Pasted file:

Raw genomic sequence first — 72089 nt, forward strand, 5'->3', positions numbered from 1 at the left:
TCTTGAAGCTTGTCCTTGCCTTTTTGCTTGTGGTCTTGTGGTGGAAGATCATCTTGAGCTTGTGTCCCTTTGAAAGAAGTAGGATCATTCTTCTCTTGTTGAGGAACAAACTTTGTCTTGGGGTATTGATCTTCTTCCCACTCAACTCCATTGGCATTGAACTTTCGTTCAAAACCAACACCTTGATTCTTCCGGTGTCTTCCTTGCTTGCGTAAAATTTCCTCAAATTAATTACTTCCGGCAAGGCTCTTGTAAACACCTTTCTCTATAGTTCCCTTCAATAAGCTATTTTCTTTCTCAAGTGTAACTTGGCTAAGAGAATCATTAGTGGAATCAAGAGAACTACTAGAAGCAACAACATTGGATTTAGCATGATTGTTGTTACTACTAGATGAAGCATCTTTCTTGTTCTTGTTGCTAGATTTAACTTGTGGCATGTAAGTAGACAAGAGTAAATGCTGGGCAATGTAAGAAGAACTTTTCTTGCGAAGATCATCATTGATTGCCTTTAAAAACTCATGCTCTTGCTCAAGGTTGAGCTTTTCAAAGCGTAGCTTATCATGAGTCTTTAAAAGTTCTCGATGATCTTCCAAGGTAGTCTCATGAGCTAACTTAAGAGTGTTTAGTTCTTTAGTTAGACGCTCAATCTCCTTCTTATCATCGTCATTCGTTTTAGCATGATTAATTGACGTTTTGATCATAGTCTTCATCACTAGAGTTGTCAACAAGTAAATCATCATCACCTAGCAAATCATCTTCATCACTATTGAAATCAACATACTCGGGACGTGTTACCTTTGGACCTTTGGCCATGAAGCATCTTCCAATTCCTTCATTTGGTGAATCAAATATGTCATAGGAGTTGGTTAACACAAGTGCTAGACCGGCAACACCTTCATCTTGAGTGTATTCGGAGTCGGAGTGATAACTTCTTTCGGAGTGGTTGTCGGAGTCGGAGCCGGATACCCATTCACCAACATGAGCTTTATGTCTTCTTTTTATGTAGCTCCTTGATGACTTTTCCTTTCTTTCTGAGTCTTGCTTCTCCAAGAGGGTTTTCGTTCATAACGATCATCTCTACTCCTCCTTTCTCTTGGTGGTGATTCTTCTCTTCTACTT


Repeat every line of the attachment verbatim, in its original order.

Raw genomic sequence first — 72089 nt, forward strand, 5'->3', positions numbered from 1 at the left:
TCTTGAAGCTTGTCCTTGCCTTTTTGCTTGTGGTCTTGTGGTGGAAGATCATCTTGAGCTTGTGTCCCTTTGAAAGAAGTAGGATCATTCTTCTCTTGTTGAGGAACAAACTTTGTCTTGGGGTATTGATCTTCTTCCCACTCAACTCCATTGGCATTGAACTTTCGTTCAAAACCAACACCTTGATTCTTCCGGTGTCTTCCTTGCTTGCGTAAAATTTCCTCAAATTAATTACTTCCGGCAAGGCTCTTGTAAACACCTTTCTCTATAGTTCCCTTCAATAAGCTATTTTCTTTCTCAAGTGTAACTTGGCTAAGAGAATCATTAGTGGAATCAAGAGAACTACTAGAAGCAACAACATTGGATTTAGCATGATTGTTGTTACTACTAGATGAAGCATCTTTCTTGTTCTTGTTGCTAGATTTAACTTGTGGCATGTAAGTAGACAAGAGTAAATGCTGGGCAATGTAAGAAGAACTTTTCTTGCGAAGATCATCATTGATTGCCTTTAAAAACTCATGCTCTTGCTCAAGGTTGAGCTTTTCAAAGCGTAGCTTATCATGAGTCTTTAAAAGTTCTCGATGATCTTCCAAGGTAGTCTCATGAGCTAACTTAAGAGTGTTTAGTTCTTTAGTTAGACGCTCAATCTCCTTCTTATCATCGTCATTCGTTTTAGCATGATTAATTGACGTTTTGATCATAGTCTTCATCACTAGAGTTGTCAACAAGTAAATCATCATCACCTAGCAAATCATCTTCATCACTATTGAAATCAACATACTCGGGACGTGTTACCTTTGGACCTTTGGCCATGAAGCATCTTCCAATTCCTTCATTTGGTGAATCAAATATGTCATAGGAGTTGGTTAACACAAGTGCTAGACCGGCAACACCTTCATCTTGAGTGTATTCGGAGTCGGAGTGATAACTTCTTTCGGAGTGGTTGTCGGAGTCGGAGCCGGATACCCATTCACCAACATGAGCTTTATGTCTTCTTTTTATGTAGCTCCTTGATGACTTTTCCTTTCTTTCTGAGTCTTGCTTCTCCAAGAGGGTTTTCGTTCATAACGATCATCTCTACTCCTCCTTTCTCTTGGTGGTGATTCTTCTCTTCTACTT